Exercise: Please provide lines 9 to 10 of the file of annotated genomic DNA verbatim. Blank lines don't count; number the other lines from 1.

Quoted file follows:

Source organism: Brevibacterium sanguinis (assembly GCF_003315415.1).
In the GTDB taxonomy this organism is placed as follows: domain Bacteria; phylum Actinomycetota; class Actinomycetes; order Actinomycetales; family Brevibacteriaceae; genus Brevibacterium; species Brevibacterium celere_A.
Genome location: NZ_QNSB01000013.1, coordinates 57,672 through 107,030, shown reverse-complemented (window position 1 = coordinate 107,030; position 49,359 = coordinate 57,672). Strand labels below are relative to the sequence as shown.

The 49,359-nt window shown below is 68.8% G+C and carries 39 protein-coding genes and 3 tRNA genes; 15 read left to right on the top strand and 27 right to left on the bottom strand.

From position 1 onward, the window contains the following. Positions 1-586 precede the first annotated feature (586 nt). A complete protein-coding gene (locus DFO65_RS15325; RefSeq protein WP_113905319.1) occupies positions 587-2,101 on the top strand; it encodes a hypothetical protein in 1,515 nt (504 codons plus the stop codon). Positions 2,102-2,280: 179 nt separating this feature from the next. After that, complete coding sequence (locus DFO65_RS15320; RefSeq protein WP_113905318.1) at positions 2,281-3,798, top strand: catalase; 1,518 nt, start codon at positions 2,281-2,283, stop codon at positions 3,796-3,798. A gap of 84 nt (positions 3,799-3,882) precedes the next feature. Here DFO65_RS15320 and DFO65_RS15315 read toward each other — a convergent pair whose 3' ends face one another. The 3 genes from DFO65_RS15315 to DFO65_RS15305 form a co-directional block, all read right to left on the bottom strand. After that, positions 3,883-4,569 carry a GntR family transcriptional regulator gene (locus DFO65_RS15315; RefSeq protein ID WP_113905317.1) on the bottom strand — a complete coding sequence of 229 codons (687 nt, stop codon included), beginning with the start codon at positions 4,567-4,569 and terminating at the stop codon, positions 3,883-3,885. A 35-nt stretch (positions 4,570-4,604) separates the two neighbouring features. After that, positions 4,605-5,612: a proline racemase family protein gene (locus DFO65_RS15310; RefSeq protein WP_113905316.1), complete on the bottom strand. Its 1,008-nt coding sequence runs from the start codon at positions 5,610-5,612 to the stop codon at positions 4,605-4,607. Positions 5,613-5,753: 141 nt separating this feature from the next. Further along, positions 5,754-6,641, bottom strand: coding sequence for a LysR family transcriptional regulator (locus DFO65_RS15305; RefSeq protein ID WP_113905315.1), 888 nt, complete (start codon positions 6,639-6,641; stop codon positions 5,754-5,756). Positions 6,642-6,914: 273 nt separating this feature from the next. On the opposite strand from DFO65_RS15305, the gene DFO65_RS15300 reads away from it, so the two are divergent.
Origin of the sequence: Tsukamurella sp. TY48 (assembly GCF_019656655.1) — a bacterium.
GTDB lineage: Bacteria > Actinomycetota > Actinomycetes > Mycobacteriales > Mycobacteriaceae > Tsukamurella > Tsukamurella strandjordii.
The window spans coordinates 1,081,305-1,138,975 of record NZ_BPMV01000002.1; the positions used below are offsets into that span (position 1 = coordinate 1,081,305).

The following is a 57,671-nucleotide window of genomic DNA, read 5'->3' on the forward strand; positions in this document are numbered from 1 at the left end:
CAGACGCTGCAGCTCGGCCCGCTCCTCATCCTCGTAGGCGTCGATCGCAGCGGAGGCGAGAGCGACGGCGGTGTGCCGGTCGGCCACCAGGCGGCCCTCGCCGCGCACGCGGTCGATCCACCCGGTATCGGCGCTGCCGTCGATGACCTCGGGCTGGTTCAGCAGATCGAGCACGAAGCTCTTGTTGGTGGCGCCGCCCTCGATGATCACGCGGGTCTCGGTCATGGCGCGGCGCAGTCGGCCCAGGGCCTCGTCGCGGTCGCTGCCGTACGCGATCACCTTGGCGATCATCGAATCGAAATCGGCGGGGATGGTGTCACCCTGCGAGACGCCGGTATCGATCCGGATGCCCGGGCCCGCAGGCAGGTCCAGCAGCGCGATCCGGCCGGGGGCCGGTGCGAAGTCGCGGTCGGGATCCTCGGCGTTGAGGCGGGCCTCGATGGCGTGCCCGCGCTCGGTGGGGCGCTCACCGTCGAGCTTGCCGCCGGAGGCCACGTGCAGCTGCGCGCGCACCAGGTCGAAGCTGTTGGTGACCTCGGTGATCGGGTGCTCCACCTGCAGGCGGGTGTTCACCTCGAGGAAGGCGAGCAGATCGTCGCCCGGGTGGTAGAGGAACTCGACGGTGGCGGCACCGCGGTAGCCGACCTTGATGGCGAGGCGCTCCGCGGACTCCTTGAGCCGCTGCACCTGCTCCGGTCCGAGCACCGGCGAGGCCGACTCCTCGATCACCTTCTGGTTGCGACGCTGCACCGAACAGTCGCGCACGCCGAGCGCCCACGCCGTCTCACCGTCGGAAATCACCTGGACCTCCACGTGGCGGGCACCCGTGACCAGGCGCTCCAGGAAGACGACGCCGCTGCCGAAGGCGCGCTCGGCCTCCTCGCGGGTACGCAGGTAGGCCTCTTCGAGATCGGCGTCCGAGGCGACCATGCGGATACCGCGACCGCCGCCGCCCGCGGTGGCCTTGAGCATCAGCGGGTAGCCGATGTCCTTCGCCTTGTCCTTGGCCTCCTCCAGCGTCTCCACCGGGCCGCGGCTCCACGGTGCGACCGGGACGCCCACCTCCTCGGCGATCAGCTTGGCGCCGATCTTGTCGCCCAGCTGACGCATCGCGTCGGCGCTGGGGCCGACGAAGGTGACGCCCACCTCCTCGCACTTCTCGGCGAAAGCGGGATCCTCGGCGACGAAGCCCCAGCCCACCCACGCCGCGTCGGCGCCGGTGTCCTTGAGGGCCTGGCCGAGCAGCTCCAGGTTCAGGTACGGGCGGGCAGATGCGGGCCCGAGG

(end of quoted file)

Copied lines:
The following is a 57,671-nucleotide window of genomic DNA, read 5'->3' on the forward strand; positions in this document are numbered from 1 at the left end:
CAGACGCTGCAGCTCGGCCCGCTCCTCATCCTCGTAGGCGTCGATCGCAGCGGAGGCGAGAGCGACGGCGGTGTGCCGGTCGGCCACCAGGCGGCCCTCGCCGCGCACGCGGTCGATCCACCCGGTATCGGCGCTGCCGTCGATGACCTCGGGCTGGTTCAGCAGATCGAGCACGAAGCTCTTGTTGGTGGCGCCGCCCTCGATGATCACGCGGGTCTCGGTCATGGCGCGGCGCAGTCGGCCCAGGGCCTCGTCGCGGTCGCTGCCGTACGCGATCACCTTGGCGATCATCGAATCGAAATCGGCGGGGATGGTGTCACCCTGCGAGACGCCGGTATCGATCCGGATGCCCGGGCCCGCAGGCAGGTCCAGCAGCGCGATCCGGCCGGGGGCCGGTGCGAAGTCGCGGTCGGGATCCTCGGCGTTGAGGCGGGCCTCGATGGCGTGCCCGCGCTCGGTGGGGCGCTCACCGTCGAGCTTGCCGCCGGAGGCCACGTGCAGCTGCGCGCGCACCAGGTCGAAGCTGTTGGTGACCTCGGTGATCGGGTGCTCCACCTGCAGGCGGGTGTTCACCTCGAGGAAGGCGAGCAGATCGTCGCCCGGGTGGTAGAGGAACTCGACGGTGGCGGCACCGCGGTAGCCGACCTTGATGGCGAGGCGCTCCGCGGACTCCTTGAGCCGCTGCACCTGCTCCGGTCCGAGCACCGGCGAGGCCGACTCCTCGATCACCTTCTGGTTGCGACGCTGCACCGAACAGTCGCGCACGCCGAGCGCCCACGCCGTCTCACCGTCGGAAATCACCTGGACCTCCACGTGGCGGGCACCCGTGACCAGGCGCTCCAGGAAGACGACGCCGCTGCCGAAGGCGCGCTCGGCCTCCTCGCGGGTACGCAGGTAGGCCTCTTCGAGATCGGCGTCCGAGGCGACCATGCGGATACCGCGACCGCCGCCGCCCGCGGTGGCCTTGAGCATCAGCGGGTAGCCGATGTCCTTCGCCTTGTCCTTGGCCTCCTCCAGCGTCTCCACCGGGCCGCGGCTCCACGGTGCGACCGGGACGCCCACCTCCTCGGCGATCAGCTTGGCGCCGATCTTGTCGCCCAGCTGACGCATCGCGTCGGCGCTGGGGCCGACGAAGGTGACGCCCACCTCCTCGCACTTCTCGGCGAAAGCGGGATCCTCGGCGACGAAGCCCCAGCCCACCCACGCCGCGTCGGCGCCGGTGTCCTTGAGGGCCTGGCCGAGCAGCTCCAGGTTCAGGTACGGGCGGGCAGATGCGGGCCCGAGG